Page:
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A measure taking account of the evolution over time of the rich countries' per capita income has crude oil prices well below the adjusted record. G7 per capita income is now sufficient to buy 456 barrels of crude oil, well above the 320 to 350 barrels between 1980 and 1982.

Huh!? What sense does this make? If you look at GDP, shouldn't change in per capita oil use also be taken into account? As in, driving larger cars and getting more stuff transported on trucks and ocean-going ships?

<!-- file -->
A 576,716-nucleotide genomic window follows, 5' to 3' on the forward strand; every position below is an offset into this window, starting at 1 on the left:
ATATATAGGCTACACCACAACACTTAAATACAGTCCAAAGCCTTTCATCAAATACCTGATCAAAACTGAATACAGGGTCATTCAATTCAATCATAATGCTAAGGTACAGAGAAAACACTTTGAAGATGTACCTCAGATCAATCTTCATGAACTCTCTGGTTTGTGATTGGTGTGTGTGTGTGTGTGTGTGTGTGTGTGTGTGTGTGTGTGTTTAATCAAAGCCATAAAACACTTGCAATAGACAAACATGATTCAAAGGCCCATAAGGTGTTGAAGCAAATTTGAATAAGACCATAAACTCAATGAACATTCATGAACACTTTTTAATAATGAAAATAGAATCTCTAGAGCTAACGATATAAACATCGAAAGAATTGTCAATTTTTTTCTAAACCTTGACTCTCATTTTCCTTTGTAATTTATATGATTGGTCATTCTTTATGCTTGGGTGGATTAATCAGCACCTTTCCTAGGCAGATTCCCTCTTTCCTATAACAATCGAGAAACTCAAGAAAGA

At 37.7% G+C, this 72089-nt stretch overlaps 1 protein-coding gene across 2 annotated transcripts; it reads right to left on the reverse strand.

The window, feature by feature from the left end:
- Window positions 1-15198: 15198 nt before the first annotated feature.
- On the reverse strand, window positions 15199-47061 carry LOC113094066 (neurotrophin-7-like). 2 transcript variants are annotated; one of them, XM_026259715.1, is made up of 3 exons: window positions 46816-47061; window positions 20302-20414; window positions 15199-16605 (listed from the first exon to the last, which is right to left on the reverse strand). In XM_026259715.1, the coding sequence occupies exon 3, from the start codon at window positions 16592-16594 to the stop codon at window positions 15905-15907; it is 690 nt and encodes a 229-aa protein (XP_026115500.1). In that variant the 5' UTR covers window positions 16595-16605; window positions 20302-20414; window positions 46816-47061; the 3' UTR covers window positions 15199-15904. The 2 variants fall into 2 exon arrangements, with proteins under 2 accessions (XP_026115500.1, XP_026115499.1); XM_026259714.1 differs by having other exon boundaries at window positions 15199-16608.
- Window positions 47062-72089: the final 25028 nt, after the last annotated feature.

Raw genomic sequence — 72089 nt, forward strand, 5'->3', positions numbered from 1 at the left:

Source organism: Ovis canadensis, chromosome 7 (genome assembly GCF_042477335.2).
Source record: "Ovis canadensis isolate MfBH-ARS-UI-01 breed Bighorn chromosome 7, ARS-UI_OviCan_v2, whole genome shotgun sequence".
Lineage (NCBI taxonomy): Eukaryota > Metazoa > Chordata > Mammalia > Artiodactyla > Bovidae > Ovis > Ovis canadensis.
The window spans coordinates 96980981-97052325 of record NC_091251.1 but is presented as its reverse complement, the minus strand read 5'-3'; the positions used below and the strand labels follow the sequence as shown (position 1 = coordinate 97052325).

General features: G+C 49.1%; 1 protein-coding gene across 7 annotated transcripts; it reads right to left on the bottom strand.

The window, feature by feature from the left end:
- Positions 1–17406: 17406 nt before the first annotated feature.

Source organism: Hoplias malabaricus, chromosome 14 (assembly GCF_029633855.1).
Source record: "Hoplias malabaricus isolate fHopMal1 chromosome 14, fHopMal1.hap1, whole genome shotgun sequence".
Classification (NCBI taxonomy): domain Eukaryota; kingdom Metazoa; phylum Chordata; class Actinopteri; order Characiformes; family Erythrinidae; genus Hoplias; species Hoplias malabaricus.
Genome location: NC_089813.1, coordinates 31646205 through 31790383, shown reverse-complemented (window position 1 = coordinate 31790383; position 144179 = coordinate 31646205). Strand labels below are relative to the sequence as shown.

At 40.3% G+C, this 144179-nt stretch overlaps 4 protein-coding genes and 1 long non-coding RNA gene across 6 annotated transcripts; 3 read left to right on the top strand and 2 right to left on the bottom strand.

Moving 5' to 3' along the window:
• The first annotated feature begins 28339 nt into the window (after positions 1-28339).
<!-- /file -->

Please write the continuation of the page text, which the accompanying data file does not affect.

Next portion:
*Lunatic*, n.
One whose delusions are out of fashion.

by DoDo on Mon Oct 29th, 2007 at 03:28:13 PM EST
[ Parent ]
Then have a look at the share of GDP spent on oil. That's pretty easy to do with Sweden, as all oil is imported.

You only have to know the price of oil, the amount of imports and the GDP at any given time.

Speaking very roughly nad back-of-the-hand, the share of GDP spent on oil imports in Sweden should be somewhere between 1/8 and 1/4 compared to back in the 70's.

Peak oil is not an energy crisis. It is a liquid fuel crisis.

by Starvid on Mon Oct 29th, 2007 at 04:47:09 PM EST
[ Parent ]


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